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Feb25WedJust when I thought I'd lost everything—faith, livelihood, a future—I found The Salvation Army. February 25, 2015 by Lisa Pierce
I felt as if I was in some kind of waking nightmare. I was filthy, bruised and covered with needle marks. I was in the basement of a rundown house, and people were screaming at me to give over the drugs they thought I had stolen from them. The last thing I remembered, I'd been at a coffee shop. But I'd obviously been drugged and brought here to get the truth beaten out of me.
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- Faith & Friends
How had things gotten so bad? I wondered through the drug-induced fog.
From Pioneer to Addict
The drug addict that I'd become was the polar opposite of my former life. I'd been a heavy-equipment operator— one of the few women in that line of work—and was proud to be a pioneer in my field.
But in 2003, I broke my back on the job site. My life changed in an instant. Partially paralyzed, I couldn't walk and was confined to a wheelchair. I was prescribed medication, including opiates to cope with the overwhelming, constant pain. While they were critical to my survival, the drugs clouded my mind and I started making bad decisions. People I thought were my friends introduced me to cocaine and soon I was seriously addicted.
I quickly depleted what funds I had to sustain my habit, and it wasn't very long before I owed some less-than-scrupulous people a lot of money. I started writing bad cheques to cover my expenses, and was coerced into committing crimes such as opening fraudulent accounts and applying for loans under assumed names. I was beaten, abused and threatened with death if I did not pay what I owed.
Inevitably, I was arrested, released and arrested again. The cycle repeated itself for two years as the beatings and abuse became more intense.
I hit the absolute rock bottom of my life when I was accused of hiding a large amount of drugs. I was dragged to a house in another part of town, drugged and beaten. I managed to escape and a Good Samaritan driving along spotted me and brought me to the hospital, where the police were called in. I was free at last.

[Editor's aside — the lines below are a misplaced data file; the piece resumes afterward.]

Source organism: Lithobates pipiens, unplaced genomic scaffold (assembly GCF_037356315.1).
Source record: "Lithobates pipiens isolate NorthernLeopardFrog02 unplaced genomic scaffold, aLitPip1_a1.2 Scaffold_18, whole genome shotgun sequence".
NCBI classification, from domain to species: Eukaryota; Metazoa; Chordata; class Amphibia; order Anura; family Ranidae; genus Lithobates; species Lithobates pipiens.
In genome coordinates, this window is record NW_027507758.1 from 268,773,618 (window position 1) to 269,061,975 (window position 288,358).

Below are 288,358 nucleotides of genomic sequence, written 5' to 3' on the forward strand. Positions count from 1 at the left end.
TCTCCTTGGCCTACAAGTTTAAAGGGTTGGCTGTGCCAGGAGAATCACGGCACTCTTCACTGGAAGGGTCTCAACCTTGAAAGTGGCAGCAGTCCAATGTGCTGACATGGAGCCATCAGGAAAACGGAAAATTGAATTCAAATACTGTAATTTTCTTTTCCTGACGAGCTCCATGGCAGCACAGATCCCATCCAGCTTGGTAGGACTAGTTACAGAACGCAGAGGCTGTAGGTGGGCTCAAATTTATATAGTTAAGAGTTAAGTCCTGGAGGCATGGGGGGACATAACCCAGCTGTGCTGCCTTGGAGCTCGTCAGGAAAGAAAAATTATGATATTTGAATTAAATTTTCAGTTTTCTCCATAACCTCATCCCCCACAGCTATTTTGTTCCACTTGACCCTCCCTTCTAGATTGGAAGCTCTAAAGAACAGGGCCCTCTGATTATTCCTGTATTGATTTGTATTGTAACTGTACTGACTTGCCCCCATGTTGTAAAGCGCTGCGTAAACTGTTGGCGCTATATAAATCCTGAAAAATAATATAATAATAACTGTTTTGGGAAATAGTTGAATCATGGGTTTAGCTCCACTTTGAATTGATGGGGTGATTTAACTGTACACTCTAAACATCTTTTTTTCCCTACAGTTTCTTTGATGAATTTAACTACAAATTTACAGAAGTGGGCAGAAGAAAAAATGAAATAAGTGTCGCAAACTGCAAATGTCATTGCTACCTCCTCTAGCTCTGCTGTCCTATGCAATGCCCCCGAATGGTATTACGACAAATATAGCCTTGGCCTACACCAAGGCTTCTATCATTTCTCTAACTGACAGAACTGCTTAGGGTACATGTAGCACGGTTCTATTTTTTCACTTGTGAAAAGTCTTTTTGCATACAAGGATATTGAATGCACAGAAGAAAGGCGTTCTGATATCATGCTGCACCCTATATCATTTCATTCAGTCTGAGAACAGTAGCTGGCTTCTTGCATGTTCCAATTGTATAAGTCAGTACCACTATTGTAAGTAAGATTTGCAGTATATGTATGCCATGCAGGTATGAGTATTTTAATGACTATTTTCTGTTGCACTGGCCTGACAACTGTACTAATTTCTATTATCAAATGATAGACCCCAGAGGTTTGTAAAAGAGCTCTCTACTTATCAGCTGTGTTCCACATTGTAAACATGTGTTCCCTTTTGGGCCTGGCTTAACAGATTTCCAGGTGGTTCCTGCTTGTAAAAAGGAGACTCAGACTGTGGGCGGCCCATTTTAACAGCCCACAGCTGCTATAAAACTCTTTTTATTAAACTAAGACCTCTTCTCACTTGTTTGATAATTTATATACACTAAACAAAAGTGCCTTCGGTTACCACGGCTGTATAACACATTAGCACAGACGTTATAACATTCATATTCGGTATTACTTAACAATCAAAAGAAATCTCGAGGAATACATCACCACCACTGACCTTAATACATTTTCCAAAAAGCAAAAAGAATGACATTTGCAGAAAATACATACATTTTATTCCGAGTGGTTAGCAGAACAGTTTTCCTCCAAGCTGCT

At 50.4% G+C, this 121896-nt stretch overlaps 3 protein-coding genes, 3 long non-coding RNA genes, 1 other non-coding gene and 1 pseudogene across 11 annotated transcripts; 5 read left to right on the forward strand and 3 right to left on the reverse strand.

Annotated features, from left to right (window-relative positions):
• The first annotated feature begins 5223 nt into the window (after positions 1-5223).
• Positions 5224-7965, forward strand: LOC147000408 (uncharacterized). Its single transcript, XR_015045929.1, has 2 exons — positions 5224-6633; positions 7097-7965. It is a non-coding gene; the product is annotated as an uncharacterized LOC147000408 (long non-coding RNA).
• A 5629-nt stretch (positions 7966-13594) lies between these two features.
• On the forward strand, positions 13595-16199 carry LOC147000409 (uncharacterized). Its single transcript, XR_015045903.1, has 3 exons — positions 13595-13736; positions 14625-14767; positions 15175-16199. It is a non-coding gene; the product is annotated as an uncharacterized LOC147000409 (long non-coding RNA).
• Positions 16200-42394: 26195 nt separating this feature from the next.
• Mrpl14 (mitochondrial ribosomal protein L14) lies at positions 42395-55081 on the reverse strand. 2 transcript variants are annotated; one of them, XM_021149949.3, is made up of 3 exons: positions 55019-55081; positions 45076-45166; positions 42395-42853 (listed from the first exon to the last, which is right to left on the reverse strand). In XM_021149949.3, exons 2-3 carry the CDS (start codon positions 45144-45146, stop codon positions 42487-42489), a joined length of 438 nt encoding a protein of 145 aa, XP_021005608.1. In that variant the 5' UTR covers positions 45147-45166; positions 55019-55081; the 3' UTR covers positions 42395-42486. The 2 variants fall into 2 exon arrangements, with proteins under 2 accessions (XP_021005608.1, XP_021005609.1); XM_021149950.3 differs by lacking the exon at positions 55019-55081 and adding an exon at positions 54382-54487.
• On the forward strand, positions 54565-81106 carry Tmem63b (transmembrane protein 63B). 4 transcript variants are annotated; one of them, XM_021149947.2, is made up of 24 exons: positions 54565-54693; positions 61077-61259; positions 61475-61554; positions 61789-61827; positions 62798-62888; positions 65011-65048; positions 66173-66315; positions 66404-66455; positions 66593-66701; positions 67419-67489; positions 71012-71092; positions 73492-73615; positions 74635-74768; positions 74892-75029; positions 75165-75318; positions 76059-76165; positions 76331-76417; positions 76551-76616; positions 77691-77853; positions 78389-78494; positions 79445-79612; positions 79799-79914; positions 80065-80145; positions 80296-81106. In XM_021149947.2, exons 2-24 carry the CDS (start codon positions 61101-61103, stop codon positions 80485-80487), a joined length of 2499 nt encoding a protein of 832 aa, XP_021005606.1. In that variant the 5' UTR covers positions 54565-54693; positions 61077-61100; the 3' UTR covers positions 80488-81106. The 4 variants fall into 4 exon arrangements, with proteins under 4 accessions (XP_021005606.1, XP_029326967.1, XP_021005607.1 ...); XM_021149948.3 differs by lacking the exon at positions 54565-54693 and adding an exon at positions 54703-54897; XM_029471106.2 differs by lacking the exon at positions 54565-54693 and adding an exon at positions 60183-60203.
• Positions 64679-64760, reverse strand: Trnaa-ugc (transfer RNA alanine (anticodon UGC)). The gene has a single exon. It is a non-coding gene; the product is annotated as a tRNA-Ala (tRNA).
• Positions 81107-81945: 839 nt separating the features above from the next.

It was at that lowest point that I encountered The Salvation Army. Incarcerated yet again, I was ordered by my probation officer to The Salvation Army's correctional and justice services at the Centre of Hope in London, Ont.
Slowly, I started reassembling the pieces of my life. Thanks to the caring staff, I was able to see a future and I started to have faith again.
I had believed in God once, but I blamed Him for my accident and for the poor choices I had made. Thanks to the caring pastors, I finally realized that God is a God of love, not hate, and I learned to forgive those who had hurt me. I stopped looking for someone to blame. Instead, I looked to God and looked for hope.
Though I relapsed over the next year, I finally got sober and things started coming around.
I graduated from Fanshawe College in London, Ont., with a diploma from the social service worker program and was one of only four students to be awarded Fanshawe's distinguished student award last year.
The first thing I did after the award ceremony was go to my Salvation Army counsellor to tell her the news. She looked at me with a smile on her face and simply said, “I knew you could do it.”
That simple affirmation of support was more important than any award.
I am now at university working toward a bachelor's degree in social work. I also volunteer with The Salvation Army's correctional and justice services as a facilitator. Many women recognize me from my time on the streets or have heard stories about what I went through. It makes them listen that much more closely to what I have to say. I don't have to pretend when I say I know their trauma. I've been there, I have come full circle and, now, when I go to sleep at night, I actually like the person I am.